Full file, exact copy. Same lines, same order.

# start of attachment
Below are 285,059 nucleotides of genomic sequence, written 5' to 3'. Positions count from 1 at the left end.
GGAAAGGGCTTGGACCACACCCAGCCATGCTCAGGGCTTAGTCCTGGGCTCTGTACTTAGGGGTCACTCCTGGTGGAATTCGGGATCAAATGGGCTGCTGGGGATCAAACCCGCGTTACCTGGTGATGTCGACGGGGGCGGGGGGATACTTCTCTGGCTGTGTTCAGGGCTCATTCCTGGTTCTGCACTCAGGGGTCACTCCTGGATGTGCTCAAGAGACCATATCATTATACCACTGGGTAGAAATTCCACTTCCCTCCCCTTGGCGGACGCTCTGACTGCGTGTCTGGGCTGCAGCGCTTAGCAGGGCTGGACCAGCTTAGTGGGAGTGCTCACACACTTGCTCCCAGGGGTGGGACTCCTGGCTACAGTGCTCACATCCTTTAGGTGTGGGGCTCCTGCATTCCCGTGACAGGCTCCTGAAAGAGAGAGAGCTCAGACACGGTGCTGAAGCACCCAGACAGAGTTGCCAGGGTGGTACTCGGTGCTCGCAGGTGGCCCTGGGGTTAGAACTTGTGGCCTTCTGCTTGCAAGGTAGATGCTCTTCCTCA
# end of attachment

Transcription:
Below are 285,059 nucleotides of genomic sequence, written 5' to 3'. Positions count from 1 at the left end.
GGAAAGGGCTTGGACCACACCCAGCCATGCTCAGGGCTTAGTCCTGGGCTCTGTACTTAGGGGTCACTCCTGGTGGAATTCGGGATCAAATGGGCTGCTGGGGATCAAACCCGCGTTACCTGGTGATGTCGACGGGGGCGGGGGGATACTTCTCTGGCTGTGTTCAGGGCTCATTCCTGGTTCTGCACTCAGGGGTCACTCCTGGATGTGCTCAAGAGACCATATCATTATACCACTGGGTAGAAATTCCACTTCCCTCCCCTTGGCGGACGCTCTGACTGCGTGTCTGGGCTGCAGCGCTTAGCAGGGCTGGACCAGCTTAGTGGGAGTGCTCACACACTTGCTCCCAGGGGTGGGACTCCTGGCTACAGTGCTCACATCCTTTAGGTGTGGGGCTCCTGCATTCCCGTGACAGGCTCCTGAAAGAGAGAGAGCTCAGACACGGTGCTGAAGCACCCAGACAGAGTTGCCAGGGTGGTACTCGGTGCTCGCAGGTGGCCCTGGGGTTAGAACTTGTGGCCTTCTGCTTGCAAGGTAGATGCTCTTCCTCA